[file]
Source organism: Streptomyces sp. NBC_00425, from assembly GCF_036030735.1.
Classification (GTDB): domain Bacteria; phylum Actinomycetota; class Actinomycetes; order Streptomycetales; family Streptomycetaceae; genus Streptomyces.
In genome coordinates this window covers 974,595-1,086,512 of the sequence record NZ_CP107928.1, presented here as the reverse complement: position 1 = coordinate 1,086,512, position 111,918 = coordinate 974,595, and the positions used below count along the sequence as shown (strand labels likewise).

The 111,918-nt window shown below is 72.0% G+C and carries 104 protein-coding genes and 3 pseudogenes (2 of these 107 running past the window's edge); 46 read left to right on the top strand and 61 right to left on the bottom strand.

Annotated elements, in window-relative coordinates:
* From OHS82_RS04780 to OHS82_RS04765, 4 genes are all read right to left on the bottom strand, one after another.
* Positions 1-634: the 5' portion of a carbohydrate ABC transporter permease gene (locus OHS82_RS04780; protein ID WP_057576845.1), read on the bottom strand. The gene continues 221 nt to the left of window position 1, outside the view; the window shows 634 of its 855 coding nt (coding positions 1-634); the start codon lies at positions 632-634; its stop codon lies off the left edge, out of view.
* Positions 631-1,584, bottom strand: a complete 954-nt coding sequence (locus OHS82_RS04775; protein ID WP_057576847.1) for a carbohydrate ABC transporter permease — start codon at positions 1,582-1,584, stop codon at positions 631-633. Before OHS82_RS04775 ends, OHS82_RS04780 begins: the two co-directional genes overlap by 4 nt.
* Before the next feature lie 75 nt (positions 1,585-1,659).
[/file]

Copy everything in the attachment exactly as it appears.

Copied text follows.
Source organism: Streptomyces sp. NBC_00425, from assembly GCF_036030735.1.
Classification (GTDB): domain Bacteria; phylum Actinomycetota; class Actinomycetes; order Streptomycetales; family Streptomycetaceae; genus Streptomyces.
In genome coordinates this window covers 974,595-1,086,512 of the sequence record NZ_CP107928.1, presented here as the reverse complement: position 1 = coordinate 1,086,512, position 111,918 = coordinate 974,595, and the positions used below count along the sequence as shown (strand labels likewise).

The 111,918-nt window shown below is 72.0% G+C and carries 104 protein-coding genes and 3 pseudogenes (2 of these 107 running past the window's edge); 46 read left to right on the top strand and 61 right to left on the bottom strand.

Annotated elements, in window-relative coordinates:
* From OHS82_RS04780 to OHS82_RS04765, 4 genes are all read right to left on the bottom strand, one after another.
* Positions 1-634: the 5' portion of a carbohydrate ABC transporter permease gene (locus OHS82_RS04780; protein ID WP_057576845.1), read on the bottom strand. The gene continues 221 nt to the left of window position 1, outside the view; the window shows 634 of its 855 coding nt (coding positions 1-634); the start codon lies at positions 632-634; its stop codon lies off the left edge, out of view.
* Positions 631-1,584, bottom strand: a complete 954-nt coding sequence (locus OHS82_RS04775; protein ID WP_057576847.1) for a carbohydrate ABC transporter permease — start codon at positions 1,582-1,584, stop codon at positions 631-633. Before OHS82_RS04775 ends, OHS82_RS04780 begins: the two co-directional genes overlap by 4 nt.
* Before the next feature lie 75 nt (positions 1,585-1,659).